Article: Sūri-mantra-paṭa

Contributed by Nalini Balbir

A sūri-mantra-paṭa is a type of mystical diagram – maṇḍala or yantra – inscribed with formulas of homage and magic syllables – mantras. Most Jain yantras are used in rituals and meditation by both mendicants and lay people, and are important parts of worship. In contrast, only Śvetāmbara monks use sūri-mantra-paṭas and primarily in certain situations.

The sūri-mantra-paṭa is associated with the highest monastic rank of sūri, from which it gets its name. It is particularly linked with Indrabhūti Gautama. As the leading disciple of the 24th Jina, Mahāvīra, he provides a model of spiritual devotion and leadership for the worshipper. Śvetāmbara mendicants use this mystical diagram to mark the elevation of a monk to the level of sūri, a title for the leader of a religious order. According to tradition, the sūri-mantra was also used to perform miracles and win converts.

Sūri-mantra-paṭas take the shape of either circles or squares and consist of sets of mantras and auspicious symbols arranged in patterns on a square cloth. The mantras are phrases or syllables that invoke the powers of the Jinas and other holy figures as well as key Jain concepts or beliefs. These phrases and the auspicious illustrations are believed to aid the worshipper's prayers and meditations, and bestow good fortune on the devotee.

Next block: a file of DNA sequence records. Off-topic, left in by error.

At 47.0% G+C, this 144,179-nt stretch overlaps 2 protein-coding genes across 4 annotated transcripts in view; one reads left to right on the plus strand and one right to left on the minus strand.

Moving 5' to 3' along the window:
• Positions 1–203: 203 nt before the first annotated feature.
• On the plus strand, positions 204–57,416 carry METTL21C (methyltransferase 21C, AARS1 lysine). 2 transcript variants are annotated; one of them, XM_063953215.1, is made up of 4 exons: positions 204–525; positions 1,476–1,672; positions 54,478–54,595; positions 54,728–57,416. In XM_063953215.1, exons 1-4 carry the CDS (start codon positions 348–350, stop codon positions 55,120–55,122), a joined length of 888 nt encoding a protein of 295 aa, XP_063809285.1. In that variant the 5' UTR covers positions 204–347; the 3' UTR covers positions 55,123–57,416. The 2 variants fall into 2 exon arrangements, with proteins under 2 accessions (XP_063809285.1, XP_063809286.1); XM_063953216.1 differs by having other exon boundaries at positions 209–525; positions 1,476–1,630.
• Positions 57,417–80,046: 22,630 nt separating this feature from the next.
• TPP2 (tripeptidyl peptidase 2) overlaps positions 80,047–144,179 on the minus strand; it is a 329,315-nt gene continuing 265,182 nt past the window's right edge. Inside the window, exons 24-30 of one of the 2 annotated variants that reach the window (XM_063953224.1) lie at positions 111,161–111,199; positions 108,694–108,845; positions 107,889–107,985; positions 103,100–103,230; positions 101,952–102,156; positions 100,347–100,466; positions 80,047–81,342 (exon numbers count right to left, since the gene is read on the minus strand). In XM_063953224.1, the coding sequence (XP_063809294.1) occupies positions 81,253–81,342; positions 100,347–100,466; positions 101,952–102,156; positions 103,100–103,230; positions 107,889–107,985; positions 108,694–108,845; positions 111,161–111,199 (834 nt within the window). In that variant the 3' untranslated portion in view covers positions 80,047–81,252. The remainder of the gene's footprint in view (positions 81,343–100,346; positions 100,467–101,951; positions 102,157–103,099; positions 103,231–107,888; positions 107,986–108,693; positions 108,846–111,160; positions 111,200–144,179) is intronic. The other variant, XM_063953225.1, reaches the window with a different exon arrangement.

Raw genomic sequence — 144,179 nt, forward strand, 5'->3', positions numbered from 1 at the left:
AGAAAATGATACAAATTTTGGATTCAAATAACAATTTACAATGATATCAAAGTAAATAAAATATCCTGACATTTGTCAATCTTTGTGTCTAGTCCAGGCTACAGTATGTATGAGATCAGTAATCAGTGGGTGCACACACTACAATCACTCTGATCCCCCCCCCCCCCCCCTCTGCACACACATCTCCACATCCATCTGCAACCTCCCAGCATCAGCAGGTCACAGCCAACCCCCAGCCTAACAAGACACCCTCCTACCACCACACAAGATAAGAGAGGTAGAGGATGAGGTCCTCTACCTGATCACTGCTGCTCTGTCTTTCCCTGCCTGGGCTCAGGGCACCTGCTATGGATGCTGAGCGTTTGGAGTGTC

Sūri-mantra-paṭas are known from the 15th century onwards and are still made today. They are usually kept within the monastic community and are seldom found outside Indian collections, yet one of the highlights of JAINpedia is the sūri-mantra-paṭa held by the Royal Asiatic Society (RAS) in London. Its rarity is also due to its age, because it is one of the earliest known examples. It looks decidedly different in style from those favoured by contemporary Jains. In addition, the RAS paṭa bears two auspicious symbols on its reverse side, which were uncovered during recent conservation work.

Purpose

This manuscript painting of a Svetāmbara siddhacakra shows the five highest beings in Jain belief, depicted in different colours. The petals in between contain Sanskrit mantras praising the 'four fundamentals'. It is a visual summary of key Jain doctrines

Siddhacakra
Image by British Library © CC0 1.0 (Creative Commons Public Domain)

A sūri-mantra-paṭa is a special kind of mystical diagram. A mystical diagram is a maṇḍala or yantra and is usually described as a paṭa when it is on cloth. Yantras can be painted on paper or marked out in ink and are of many kinds. At the heart of Jain worship for all sects, different maṇḍalas are used for various purposes.

Only Śvetāmbara monks of the highest monastic rank use the sūri-mantra-paṭa. Like all yantras, it contains mantras and other auspicious words and symbols to perform worship and to help in meditation.

The best-known examples of mantras today are the:

Using the yantra

This manuscript painting shows Indrabhūti Gautama preaching. The white-clad monk is fanned by a servant and sits on a lotus, symbols of worldly and spiritual rank. King Śreṇika and his family sit separately from the lords and ladies of the court

Indrabhūti Gautama preaches
Image by British Library © CC0 1.0 (Creative Commons Public Domain)